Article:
Disclaimer The findings and conclusions of this report are those of the authors and do not necessarily represent the official position of the Centers for Disease Control and Prevention.
Estimated Risk of Human Immunodeficiency Virus and Hepatitis C Virus Infection among Potential Organ Donors from 17 Organ Procurement Organizations in the United States
Article first published online: 6 JUN 2011
©2011 The Authors Journal compilation©2011 The American Society of Transplantation and the American Society of Transplant Surgeons
American Journal of Transplantation
Volume 11, Issue 6, pages 1201–1208, June 2011
How to Cite
Ellingson, K., Seem, D., Nowicki, M., Strong, D. M., Kuehnert, M. J. and for the Organ Procurement Organization Nucleic Acid Testing Yield Project Team (2011), Estimated Risk of Human Immunodeficiency Virus and Hepatitis C Virus Infection among Potential Organ Donors from 17 Organ Procurement Organizations in the United States. American Journal of Transplantation, 11: 1201–1208. doi: 10.1111/j.1600-6143.2011.03518.x
- Issue published online: 6 JUN 2011
- Article first published online: 6 JUN 2011
- Received 10 September 2010, revised and accepted for publication 17 February 2011
- Donor screening;
- infection risk;
- nucleic acid testing;
- organ transplantation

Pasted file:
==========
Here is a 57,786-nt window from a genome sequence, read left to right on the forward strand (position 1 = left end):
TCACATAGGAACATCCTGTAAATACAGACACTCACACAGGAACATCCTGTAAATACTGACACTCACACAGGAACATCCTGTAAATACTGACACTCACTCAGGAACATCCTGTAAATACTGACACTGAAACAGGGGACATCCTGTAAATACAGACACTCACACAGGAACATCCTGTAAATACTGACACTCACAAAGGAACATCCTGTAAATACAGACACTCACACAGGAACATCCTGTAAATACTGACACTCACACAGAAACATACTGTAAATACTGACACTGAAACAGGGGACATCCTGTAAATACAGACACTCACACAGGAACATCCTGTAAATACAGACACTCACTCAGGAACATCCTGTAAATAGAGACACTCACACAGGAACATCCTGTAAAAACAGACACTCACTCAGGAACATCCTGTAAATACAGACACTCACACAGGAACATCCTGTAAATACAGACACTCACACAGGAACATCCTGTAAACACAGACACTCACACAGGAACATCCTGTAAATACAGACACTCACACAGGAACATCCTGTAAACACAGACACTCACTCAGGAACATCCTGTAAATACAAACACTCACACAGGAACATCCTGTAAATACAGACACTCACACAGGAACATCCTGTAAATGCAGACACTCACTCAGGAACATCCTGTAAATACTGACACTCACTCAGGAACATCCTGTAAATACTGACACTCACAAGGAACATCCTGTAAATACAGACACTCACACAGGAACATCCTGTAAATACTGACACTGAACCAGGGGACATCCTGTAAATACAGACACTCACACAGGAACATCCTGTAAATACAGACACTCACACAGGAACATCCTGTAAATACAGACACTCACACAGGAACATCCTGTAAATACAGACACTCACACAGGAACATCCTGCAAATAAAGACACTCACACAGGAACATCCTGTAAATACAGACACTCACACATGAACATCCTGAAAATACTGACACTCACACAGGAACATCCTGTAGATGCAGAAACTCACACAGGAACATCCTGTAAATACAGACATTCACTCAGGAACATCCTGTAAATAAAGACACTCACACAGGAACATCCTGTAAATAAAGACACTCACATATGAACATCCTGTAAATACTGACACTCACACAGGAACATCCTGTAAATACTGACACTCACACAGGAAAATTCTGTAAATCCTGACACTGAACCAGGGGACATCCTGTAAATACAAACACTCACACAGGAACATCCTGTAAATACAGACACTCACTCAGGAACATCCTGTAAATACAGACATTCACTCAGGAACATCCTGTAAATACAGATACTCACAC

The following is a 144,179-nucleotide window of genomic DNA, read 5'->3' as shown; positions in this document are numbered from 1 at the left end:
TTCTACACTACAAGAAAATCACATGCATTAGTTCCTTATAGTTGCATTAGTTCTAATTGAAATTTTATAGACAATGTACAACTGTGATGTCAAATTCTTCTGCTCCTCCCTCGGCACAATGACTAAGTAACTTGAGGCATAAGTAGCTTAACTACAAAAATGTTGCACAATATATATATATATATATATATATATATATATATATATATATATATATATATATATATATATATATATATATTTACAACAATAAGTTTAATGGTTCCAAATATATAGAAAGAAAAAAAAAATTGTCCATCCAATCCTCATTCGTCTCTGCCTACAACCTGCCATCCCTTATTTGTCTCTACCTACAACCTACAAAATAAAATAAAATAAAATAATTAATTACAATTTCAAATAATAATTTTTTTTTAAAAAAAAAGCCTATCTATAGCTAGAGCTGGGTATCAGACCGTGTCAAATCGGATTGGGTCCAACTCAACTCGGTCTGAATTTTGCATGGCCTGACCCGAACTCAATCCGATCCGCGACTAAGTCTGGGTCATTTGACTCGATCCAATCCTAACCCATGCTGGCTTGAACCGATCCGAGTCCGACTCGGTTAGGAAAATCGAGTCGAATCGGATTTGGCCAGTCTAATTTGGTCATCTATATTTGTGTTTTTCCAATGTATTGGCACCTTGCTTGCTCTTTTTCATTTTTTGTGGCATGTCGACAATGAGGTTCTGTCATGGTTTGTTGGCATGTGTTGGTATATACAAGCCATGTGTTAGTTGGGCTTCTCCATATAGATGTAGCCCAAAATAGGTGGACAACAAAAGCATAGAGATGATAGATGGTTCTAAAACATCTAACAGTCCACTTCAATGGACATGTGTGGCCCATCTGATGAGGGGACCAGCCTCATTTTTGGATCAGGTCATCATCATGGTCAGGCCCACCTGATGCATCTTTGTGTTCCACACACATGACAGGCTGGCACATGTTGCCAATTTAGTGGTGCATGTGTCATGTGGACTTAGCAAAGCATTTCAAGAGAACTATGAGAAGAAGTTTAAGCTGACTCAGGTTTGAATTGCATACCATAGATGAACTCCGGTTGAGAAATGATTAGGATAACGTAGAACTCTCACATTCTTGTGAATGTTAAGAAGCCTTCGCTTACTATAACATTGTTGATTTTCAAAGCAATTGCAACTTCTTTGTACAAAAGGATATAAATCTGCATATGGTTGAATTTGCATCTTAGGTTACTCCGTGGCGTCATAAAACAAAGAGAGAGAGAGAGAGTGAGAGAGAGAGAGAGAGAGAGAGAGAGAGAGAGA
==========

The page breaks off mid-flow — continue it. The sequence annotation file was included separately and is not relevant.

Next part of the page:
To prevent unintentional transmission of bloodborne pathogens through organ transplantation, organ procurement organizations (OPOs) screen potential donors by serologic testing to identify human immunodeficiency virus (HIV) and hepatitis C virus (HCV) infection. Newly acquired infection, however, may be undetectable by serologic testing. Our objective was to estimate the incidence of undetected infection among potential organ donors and to assess the significance of risk reductions conferred by nucleic acid testing (NAT) versus serology alone. We calculated prevalence of HIV and HCV—stratified by OPO risk designation—in 13 667 potential organ donors managed by 17 OPOs from 1/1/2004 to 7/1/2008. We calculated incidence of undetected infection using the incidence-window period approach. The prevalence of HIV was 0.10% for normal risk potential donors and 0.50% for high risk potential donors; HCV prevalence was 3.45% and 18.20%, respectively. For HIV, the estimated incidence of undetected infection by serologic screening was 1 in 50 000 for normal risk potential donors and 1 in 11 000 for high risk potential donors; for HCV, undetected incidence by serologic screening was 1 in 5000 and 1 in 1000, respectively. Projected estimates of undetected infection with NAT screening versus serology alone suggest that NAT screening could significantly reduce the rate of undetected HCV for all donor risk strata.